CPI inflation increased by 0.4% and 6% in February 2023

Inflation edged up in February but was in line with expectations, possibly keeping the Federal Reserve on track for another interest rate hike next week despite recent banking sector turmoil.

The Consumer Price Index rose 0.4% for the month, putting the annual inflation rate at 6%, the Labor Department said on Tuesday. Both metrics are in line with the Dow Jones estimates.

Excluding volatile food and energy prices, core CPI rose 0.5% in February and 5.5% on a 12-month basis. The monthly reading was slightly ahead of estimates of 0.4%, but the annual level was in line.

Markets were volatile following the release, with futures tied to the Dow Jones Industrial Average pointing to a positive open.

Going into the release, markets were widely expecting the central bank to approve another 0.25 percentage point increase to its benchmark federal funds rate. That probability increased following the CPI report, with traders now holding an 85% chance the central bank will increase rates by a quarter point.

“Even amid the current banking scare, the Fed will still prioritize price stability over growth and may raise rates by 0.25% at its upcoming meeting,” said Jeffrey Roche, chief US economist at LPL Financial.

A decrease in energy costs helped keep the headline CPI in check. The sector fell 0.6% month-on-month, reducing the year-on-year increase to 5.2%. A 7.9% decline in fuel oil prices was the biggest move for energy.

Food prices increased by 0.4% and 9.5% respectively. Meat, poultry, fish and egg prices fell 0.1% for the month, the first time the index has retreated since December 2021. Eggs in particular fell 6.7%, although they were up 55.4% from a year ago.

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Accommodation costs, which make up a third of the index’s weighting, rose 0.8%, bringing the annual gain to 8.1%. Fed officials mostly expect related spending, such as housing and rent, to slow during the year.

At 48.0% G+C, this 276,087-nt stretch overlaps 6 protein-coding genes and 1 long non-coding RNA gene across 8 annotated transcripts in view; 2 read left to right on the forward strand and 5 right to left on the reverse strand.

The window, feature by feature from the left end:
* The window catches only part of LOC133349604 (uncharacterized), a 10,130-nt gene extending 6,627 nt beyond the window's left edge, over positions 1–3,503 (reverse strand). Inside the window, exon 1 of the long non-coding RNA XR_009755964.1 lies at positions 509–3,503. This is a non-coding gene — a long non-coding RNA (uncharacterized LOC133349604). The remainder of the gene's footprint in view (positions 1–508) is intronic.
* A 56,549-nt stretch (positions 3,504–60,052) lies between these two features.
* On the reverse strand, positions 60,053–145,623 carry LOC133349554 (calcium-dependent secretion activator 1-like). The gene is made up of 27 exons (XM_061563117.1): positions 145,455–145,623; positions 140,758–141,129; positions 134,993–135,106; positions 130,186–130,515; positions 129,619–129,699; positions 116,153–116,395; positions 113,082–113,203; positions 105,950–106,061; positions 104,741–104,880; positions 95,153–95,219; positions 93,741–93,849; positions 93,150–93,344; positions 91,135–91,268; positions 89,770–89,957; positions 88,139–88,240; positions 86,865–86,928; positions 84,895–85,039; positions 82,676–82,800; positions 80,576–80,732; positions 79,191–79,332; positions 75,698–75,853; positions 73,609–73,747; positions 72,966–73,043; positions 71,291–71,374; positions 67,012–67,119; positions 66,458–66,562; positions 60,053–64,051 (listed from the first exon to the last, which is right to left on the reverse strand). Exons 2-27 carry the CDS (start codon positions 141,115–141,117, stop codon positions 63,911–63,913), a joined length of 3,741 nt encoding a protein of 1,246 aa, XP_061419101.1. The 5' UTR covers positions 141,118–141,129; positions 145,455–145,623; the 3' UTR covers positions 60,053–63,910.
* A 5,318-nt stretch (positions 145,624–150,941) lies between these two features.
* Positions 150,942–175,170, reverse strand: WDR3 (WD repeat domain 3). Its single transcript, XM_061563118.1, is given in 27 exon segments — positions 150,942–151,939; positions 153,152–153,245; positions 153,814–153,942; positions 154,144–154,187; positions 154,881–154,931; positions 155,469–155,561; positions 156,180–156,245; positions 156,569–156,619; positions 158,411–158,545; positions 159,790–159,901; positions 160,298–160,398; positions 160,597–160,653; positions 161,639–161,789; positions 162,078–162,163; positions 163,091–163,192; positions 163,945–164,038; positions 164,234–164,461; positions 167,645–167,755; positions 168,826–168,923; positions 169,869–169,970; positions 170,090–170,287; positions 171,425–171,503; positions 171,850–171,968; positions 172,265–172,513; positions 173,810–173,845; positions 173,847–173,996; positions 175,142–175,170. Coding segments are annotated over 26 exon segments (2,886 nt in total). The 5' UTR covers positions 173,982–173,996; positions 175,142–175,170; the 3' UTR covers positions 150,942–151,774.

“Housing costs are a key driver of inflation figures, but they are a lagging indicator,” said Pride MLS Chief Economist Lisa Sturtevant. “It usually takes six months for new rent data to be reflected in the CPI. A quirk in how housing cost data is collected contributes to current inflation overestimations.”

Because of housing expectations, central bank officials have turned to “super-core” inflation as part of their toolkit. It rose 0.2% in February and 3.7% a year ago, according to CNBC calculations. The central bank has targeted inflation at 2%.

Used vehicle prices fell 2.8% in February and are now down 13.6% on a 12-month basis in 2021, when inflation first starts to pick up. The cost of clothing rose 0.8%, while the cost of medical care services fell 0.7%.

The CPI measures a wide range of goods and services and is one of several key measures used by the central bank when making monetary policy. Wednesday’s producer price index report will be the last inflation-related data point policymakers will look at before meeting March 21-22.

The turmoil in the banking sector in recent days has fueled speculation that the central bank may signal an imminent halt to rate hikes as officials observe the impact of a series of tightening measures over the past year.

Tuesday morning markets saw a peak or terminal price of 4.95%, indicating that the upcoming increase will be the last. Futures pricing is volatile, however, and unexpectedly strong inflation reports this week could cause a revaluation.

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Either way, market sentiment has changed dramatically.

Federal Reserve Chairman Jerome Powell told two congressional committees last week that the central bank is prepared to raise rates more than expected if inflation does not ease. This led to a wave of speculation that the central bank could add a 0.5 percentage point hike next week.

However, the collapse of Silicon Valley Bank and Signature Bank over the past several days has paved the way for a more restrained view of monetary policy.

—CNBC’s Gina Francola contributed to this report.

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